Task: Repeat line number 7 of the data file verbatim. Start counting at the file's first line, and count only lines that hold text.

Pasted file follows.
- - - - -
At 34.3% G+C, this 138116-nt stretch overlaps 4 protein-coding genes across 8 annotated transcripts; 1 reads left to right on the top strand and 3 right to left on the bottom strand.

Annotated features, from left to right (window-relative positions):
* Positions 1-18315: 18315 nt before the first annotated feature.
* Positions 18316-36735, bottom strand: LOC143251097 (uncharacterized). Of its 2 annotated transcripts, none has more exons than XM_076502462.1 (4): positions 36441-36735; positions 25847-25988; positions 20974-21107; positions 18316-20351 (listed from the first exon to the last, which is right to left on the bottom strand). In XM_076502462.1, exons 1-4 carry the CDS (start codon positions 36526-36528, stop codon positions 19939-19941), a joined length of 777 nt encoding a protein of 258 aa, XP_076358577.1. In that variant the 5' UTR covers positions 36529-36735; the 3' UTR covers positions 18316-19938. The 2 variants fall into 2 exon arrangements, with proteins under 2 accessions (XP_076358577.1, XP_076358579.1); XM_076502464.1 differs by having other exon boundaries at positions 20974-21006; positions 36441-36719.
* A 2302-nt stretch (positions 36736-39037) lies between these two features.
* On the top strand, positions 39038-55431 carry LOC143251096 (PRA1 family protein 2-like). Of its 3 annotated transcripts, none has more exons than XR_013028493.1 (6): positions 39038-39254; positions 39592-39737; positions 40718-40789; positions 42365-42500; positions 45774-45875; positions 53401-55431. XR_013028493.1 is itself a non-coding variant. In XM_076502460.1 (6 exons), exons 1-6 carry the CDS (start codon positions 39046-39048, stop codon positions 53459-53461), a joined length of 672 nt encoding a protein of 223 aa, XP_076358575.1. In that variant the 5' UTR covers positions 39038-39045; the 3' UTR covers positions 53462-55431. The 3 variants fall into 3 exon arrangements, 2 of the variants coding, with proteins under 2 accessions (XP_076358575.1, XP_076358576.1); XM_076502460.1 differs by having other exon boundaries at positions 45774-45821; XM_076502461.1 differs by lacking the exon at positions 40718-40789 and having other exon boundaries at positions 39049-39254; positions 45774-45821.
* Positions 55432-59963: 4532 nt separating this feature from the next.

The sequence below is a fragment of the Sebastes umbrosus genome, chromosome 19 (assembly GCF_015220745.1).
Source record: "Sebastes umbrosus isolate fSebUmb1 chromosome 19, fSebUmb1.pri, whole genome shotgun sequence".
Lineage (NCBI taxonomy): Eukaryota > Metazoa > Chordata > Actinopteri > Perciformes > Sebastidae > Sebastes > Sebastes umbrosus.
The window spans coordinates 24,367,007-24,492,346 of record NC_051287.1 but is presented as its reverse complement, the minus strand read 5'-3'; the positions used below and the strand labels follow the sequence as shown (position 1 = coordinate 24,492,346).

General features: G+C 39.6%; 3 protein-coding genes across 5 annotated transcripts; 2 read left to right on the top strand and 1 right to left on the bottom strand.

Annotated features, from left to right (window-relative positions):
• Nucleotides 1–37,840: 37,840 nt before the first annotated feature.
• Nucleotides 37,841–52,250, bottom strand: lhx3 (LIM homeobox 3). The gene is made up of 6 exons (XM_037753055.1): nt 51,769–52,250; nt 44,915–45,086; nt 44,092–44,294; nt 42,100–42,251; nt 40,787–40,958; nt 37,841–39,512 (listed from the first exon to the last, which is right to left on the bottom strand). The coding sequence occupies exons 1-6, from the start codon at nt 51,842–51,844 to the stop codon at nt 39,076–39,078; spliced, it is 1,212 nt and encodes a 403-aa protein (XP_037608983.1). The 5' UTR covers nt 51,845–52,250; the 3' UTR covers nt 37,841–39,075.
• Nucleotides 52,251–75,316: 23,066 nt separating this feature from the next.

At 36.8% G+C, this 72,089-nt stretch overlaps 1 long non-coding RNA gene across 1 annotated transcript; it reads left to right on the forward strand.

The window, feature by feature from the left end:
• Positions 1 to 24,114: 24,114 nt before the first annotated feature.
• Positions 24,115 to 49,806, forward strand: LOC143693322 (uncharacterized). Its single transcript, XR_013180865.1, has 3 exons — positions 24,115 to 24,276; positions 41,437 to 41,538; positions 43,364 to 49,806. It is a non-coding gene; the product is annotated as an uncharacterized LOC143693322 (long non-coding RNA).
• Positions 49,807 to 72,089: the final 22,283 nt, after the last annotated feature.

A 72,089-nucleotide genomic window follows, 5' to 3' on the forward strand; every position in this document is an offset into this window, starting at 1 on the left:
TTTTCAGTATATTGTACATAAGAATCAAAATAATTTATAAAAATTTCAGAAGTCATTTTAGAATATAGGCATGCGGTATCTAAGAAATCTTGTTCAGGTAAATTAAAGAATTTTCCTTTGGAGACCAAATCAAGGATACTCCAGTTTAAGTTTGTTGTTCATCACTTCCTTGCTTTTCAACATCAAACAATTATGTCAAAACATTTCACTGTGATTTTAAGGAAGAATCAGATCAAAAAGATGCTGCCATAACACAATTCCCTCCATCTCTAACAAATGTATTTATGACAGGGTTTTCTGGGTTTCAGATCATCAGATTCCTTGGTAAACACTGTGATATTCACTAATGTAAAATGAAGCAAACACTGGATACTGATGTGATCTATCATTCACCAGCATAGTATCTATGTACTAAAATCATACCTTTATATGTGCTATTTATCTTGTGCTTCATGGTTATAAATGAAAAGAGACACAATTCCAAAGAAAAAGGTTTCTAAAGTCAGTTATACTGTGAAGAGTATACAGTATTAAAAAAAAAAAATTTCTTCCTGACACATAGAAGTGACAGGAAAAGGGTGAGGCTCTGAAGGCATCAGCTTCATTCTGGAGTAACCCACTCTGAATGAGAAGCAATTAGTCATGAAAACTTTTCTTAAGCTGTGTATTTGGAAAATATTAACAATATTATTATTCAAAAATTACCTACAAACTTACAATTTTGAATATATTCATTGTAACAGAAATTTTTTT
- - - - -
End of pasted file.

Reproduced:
* Positions 55432-59963: 4532 nt separating this feature from the next.